Community Plumbing Challenge 2017: Day 2

Community Plumbing Challenge 2017: Day 2
School children where the drainfield is set to be installed.

Editor’s Note: Randy Lorge is one of the coaches for the Community Plumbing Challenge team, which is currently in Indonesia doing a project for a school in a small village. It’s the third year for the program that aims to bring together plumbers and engineers from around the world to help regions that still lack basic sanitation and access to clean drinking water. Lorge will be blogging each day during the team’s time in Indonesia, detailing the work that they are doing.

This morning, the entire Community Plumbing Challenge team (34 of us) met for introductions and a brief presentation from the program’s staff as well as staff from one of the project’s partners, Healthhabitat.

The core, or the essential basics, of what this project is about were discussed. The mission of our efforts is to improve the human condition by fostering the basic human right of safe access to clean water and sanitation. While our mission is simple, our methods are strategic and diverse. We try to strive to align our own efforts with those of government, industry and the communities where we work to ensure that the water systems are safe and sustainable.

The Community Plumbing Challenge team is a diverse group of people this year. The previous two years, team members were solely plumbers and engineers. The 2017 team is composed of plumbers, welders, engineers, sheet metal workers, masons and carpenters. The scope of this project is much more in-depth and requires the skill sets of each of those skilled trades.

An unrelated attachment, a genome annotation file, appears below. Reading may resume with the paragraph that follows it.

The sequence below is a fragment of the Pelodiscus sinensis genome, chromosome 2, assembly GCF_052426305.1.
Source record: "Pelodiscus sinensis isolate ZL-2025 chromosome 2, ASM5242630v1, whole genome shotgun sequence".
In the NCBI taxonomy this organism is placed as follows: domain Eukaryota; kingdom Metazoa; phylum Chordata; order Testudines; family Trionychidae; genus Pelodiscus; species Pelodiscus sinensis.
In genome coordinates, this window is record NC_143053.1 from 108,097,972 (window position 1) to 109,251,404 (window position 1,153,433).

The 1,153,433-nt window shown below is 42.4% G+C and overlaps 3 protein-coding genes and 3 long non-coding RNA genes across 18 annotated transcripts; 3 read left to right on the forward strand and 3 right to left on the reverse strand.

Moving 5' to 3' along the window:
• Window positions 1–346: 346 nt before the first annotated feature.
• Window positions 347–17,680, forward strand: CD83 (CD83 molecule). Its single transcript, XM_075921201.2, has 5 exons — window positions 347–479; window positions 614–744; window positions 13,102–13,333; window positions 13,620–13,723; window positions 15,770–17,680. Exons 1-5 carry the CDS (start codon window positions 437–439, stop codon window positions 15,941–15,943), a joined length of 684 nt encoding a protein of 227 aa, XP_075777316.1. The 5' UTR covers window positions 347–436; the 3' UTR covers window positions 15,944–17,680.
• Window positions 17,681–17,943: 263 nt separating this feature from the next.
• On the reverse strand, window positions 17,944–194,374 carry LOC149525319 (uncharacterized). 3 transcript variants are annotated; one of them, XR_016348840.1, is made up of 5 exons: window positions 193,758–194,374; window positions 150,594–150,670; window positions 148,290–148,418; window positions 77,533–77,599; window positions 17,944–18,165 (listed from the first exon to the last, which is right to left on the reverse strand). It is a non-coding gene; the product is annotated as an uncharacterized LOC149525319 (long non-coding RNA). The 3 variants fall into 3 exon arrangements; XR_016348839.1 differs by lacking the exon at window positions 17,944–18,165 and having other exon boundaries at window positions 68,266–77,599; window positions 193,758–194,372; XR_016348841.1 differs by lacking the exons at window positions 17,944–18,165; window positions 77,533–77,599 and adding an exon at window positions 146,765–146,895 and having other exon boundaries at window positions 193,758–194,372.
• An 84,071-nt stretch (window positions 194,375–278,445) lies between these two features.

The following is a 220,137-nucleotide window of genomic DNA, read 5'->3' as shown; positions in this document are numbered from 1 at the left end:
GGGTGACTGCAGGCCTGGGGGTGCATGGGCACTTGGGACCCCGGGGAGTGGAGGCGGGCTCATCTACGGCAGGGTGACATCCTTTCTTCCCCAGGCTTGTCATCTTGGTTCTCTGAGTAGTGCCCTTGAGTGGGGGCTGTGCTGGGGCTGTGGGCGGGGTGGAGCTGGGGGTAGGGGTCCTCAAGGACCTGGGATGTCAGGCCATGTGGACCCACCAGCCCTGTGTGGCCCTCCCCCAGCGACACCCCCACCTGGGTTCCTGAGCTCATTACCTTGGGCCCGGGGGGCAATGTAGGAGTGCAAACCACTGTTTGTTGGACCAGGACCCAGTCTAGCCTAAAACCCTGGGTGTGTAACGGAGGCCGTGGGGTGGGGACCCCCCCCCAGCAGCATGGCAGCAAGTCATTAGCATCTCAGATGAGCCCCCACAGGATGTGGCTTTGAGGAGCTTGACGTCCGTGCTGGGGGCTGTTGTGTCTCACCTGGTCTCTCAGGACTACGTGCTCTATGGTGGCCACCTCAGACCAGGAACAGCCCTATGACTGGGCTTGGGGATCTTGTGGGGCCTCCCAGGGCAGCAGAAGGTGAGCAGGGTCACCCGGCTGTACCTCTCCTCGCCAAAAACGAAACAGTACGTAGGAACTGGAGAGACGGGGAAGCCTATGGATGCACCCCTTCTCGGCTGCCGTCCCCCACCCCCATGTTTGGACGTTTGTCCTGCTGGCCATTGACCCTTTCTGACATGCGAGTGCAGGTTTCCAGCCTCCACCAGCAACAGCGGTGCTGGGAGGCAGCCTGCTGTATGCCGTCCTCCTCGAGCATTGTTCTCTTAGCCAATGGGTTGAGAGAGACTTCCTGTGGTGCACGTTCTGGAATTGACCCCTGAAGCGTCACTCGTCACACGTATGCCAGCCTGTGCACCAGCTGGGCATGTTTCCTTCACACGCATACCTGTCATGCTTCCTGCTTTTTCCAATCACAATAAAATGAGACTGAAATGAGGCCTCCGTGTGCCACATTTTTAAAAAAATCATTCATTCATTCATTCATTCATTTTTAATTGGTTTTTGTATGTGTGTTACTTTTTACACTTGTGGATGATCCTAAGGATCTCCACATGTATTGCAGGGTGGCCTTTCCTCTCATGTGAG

Day 2 included the entire 34-member Community Plumbing Challenge team doing an initial site visit to prepare for the week of construction.

Our visit to the site exposed the team to the physical characteristics we’ll be dealing with during the course of the project. The No. 1 thing that stood out to me being from Wisconsin — where the current temps are around 30 degrees F — was the heat and humidity. It was 96 degrees F with 85 percent humidity. The team will need to work sensibly to ensure no one becomes dehydrated and ill due to the heat. I believe team safety will be a task that each of us will have to bear and be on watch for each other.

I can tell you personally that when faced with a challenge such as this where our efforts will improve the lives of others — especially children — it’s easy to forget about one’s own well-being and potentially set yourself up for dangerous circumstances like dehydration. Two years ago, I was in India for the Community Plumbing Challenge. At one point, I was pushing myself on limited sleep and worrying about the project timeline. I actually became dizzy and needed to be “forced” to sit down and allow my body to catch up. This type of work is addicting. You push yourself for the best that you can possibly do and refuse to quit until you do it right.

The day concluded with a visual inspection of the site — the specific toilet stalls that will be renovated, the trenching, septic tank, and drainfield excavation — and then a group discussion on the design and potential problems we may encounter.

We finished the day with a group supper. Tomorrow, it’ll be time to get down to the real work.


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